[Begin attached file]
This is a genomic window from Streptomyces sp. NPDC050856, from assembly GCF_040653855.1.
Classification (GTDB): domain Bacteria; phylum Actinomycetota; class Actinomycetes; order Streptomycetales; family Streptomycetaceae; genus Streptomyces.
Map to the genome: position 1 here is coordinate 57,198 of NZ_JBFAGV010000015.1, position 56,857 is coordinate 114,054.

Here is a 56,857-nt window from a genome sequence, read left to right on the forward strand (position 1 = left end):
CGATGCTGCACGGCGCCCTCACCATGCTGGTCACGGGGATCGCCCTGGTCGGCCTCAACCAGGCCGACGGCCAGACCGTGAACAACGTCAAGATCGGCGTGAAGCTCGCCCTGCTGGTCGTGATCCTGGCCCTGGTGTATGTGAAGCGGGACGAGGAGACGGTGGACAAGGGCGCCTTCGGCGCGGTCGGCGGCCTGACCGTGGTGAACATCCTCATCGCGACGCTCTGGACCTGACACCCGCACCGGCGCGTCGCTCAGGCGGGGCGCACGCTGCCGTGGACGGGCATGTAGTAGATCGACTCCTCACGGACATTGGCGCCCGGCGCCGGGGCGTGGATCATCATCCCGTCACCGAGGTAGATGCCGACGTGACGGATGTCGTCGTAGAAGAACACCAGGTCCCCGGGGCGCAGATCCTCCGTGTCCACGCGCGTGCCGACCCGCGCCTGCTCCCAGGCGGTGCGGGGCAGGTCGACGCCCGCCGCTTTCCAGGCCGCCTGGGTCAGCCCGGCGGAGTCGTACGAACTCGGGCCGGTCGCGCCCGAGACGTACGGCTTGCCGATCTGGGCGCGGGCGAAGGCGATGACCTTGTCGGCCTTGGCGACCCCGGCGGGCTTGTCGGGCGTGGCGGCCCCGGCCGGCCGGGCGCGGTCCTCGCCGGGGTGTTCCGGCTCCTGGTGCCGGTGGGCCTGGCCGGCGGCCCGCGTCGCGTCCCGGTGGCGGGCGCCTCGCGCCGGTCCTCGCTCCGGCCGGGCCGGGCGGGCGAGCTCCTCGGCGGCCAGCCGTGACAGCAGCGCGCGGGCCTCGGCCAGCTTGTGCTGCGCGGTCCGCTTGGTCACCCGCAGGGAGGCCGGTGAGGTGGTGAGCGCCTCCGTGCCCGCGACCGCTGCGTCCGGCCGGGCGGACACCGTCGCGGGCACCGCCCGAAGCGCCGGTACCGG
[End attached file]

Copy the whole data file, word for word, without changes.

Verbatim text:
This is a genomic window from Streptomyces sp. NPDC050856, from assembly GCF_040653855.1.
Classification (GTDB): domain Bacteria; phylum Actinomycetota; class Actinomycetes; order Streptomycetales; family Streptomycetaceae; genus Streptomyces.
Map to the genome: position 1 here is coordinate 57,198 of NZ_JBFAGV010000015.1, position 56,857 is coordinate 114,054.

Here is a 56,857-nt window from a genome sequence, read left to right on the forward strand (position 1 = left end):
CGATGCTGCACGGCGCCCTCACCATGCTGGTCACGGGGATCGCCCTGGTCGGCCTCAACCAGGCCGACGGCCAGACCGTGAACAACGTCAAGATCGGCGTGAAGCTCGCCCTGCTGGTCGTGATCCTGGCCCTGGTGTATGTGAAGCGGGACGAGGAGACGGTGGACAAGGGCGCCTTCGGCGCGGTCGGCGGCCTGACCGTGGTGAACATCCTCATCGCGACGCTCTGGACCTGACACCCGCACCGGCGCGTCGCTCAGGCGGGGCGCACGCTGCCGTGGACGGGCATGTAGTAGATCGACTCCTCACGGACATTGGCGCCCGGCGCCGGGGCGTGGATCATCATCCCGTCACCGAGGTAGATGCCGACGTGACGGATGTCGTCGTAGAAGAACACCAGGTCCCCGGGGCGCAGATCCTCCGTGTCCACGCGCGTGCCGACCCGCGCCTGCTCCCAGGCGGTGCGGGGCAGGTCGACGCCCGCCGCTTTCCAGGCCGCCTGGGTCAGCCCGGCGGAGTCGTACGAACTCGGGCCGGTCGCGCCCGAGACGTACGGCTTGCCGATCTGGGCGCGGGCGAAGGCGATGACCTTGTCGGCCTTGGCGACCCCGGCGGGCTTGTCGGGCGTGGCGGCCCCGGCCGGCCGGGCGCGGTCCTCGCCGGGGTGTTCCGGCTCCTGGTGCCGGTGGGCCTGGCCGGCGGCCCGCGTCGCGTCCCGGTGGCGGGCGCCTCGCGCCGGTCCTCGCTCCGGCCGGGCCGGGCGGGCGAGCTCCTCGGCGGCCAGCCGTGACAGCAGCGCGCGGGCCTCGGCCAGCTTGTGCTGCGCGGTCCGCTTGGTCACCCGCAGGGAGGCCGGTGAGGTGGTGAGCGCCTCCGTGCCCGCGACCGCTGCGTCCGGCCGGGCGGACACCGTCGCGGGCACCGCCCGAAGCGCCGGTACCGG